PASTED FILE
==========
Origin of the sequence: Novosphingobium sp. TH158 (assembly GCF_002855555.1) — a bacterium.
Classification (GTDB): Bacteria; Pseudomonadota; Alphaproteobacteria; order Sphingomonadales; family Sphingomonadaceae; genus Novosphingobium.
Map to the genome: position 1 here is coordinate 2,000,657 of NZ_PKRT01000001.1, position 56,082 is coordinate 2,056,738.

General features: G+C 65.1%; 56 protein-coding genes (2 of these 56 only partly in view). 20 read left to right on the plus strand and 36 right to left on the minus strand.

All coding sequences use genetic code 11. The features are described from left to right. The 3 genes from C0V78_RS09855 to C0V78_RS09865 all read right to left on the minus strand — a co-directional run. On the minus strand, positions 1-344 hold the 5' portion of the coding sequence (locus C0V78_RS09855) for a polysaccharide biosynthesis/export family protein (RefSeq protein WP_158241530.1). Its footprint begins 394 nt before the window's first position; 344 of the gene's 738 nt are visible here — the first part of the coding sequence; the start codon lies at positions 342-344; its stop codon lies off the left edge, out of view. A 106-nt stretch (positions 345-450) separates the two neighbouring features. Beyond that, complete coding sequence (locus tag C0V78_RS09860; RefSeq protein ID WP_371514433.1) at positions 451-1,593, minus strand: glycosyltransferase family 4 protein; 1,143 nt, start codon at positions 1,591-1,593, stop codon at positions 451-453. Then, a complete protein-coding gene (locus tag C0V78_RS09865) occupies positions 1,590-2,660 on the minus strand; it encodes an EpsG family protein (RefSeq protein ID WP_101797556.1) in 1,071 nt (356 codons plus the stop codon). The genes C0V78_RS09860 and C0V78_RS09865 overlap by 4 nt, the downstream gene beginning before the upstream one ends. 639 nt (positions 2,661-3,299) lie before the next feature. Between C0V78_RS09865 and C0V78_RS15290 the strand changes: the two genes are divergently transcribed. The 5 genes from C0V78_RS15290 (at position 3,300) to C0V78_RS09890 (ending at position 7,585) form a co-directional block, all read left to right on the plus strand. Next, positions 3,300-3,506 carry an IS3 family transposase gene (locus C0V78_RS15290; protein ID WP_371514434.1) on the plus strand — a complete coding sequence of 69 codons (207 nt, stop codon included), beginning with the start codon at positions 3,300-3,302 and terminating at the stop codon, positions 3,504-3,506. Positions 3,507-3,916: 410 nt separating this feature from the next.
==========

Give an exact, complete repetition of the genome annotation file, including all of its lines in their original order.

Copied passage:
Origin of the sequence: Novosphingobium sp. TH158 (assembly GCF_002855555.1) — a bacterium.
Classification (GTDB): Bacteria; Pseudomonadota; Alphaproteobacteria; order Sphingomonadales; family Sphingomonadaceae; genus Novosphingobium.
Map to the genome: position 1 here is coordinate 2,000,657 of NZ_PKRT01000001.1, position 56,082 is coordinate 2,056,738.

General features: G+C 65.1%; 56 protein-coding genes (2 of these 56 only partly in view). 20 read left to right on the plus strand and 36 right to left on the minus strand.

All coding sequences use genetic code 11. The features are described from left to right. The 3 genes from C0V78_RS09855 to C0V78_RS09865 all read right to left on the minus strand — a co-directional run. On the minus strand, positions 1-344 hold the 5' portion of the coding sequence (locus C0V78_RS09855) for a polysaccharide biosynthesis/export family protein (RefSeq protein WP_158241530.1). Its footprint begins 394 nt before the window's first position; 344 of the gene's 738 nt are visible here — the first part of the coding sequence; the start codon lies at positions 342-344; its stop codon lies off the left edge, out of view. A 106-nt stretch (positions 345-450) separates the two neighbouring features. Beyond that, complete coding sequence (locus tag C0V78_RS09860; RefSeq protein ID WP_371514433.1) at positions 451-1,593, minus strand: glycosyltransferase family 4 protein; 1,143 nt, start codon at positions 1,591-1,593, stop codon at positions 451-453. Then, a complete protein-coding gene (locus tag C0V78_RS09865) occupies positions 1,590-2,660 on the minus strand; it encodes an EpsG family protein (RefSeq protein ID WP_101797556.1) in 1,071 nt (356 codons plus the stop codon). The genes C0V78_RS09860 and C0V78_RS09865 overlap by 4 nt, the downstream gene beginning before the upstream one ends. 639 nt (positions 2,661-3,299) lie before the next feature. Between C0V78_RS09865 and C0V78_RS15290 the strand changes: the two genes are divergently transcribed. The 5 genes from C0V78_RS15290 (at position 3,300) to C0V78_RS09890 (ending at position 7,585) form a co-directional block, all read left to right on the plus strand. Next, positions 3,300-3,506 carry an IS3 family transposase gene (locus C0V78_RS15290; protein ID WP_371514434.1) on the plus strand — a complete coding sequence of 69 codons (207 nt, stop codon included), beginning with the start codon at positions 3,300-3,302 and terminating at the stop codon, positions 3,504-3,506. Positions 3,507-3,916: 410 nt separating this feature from the next.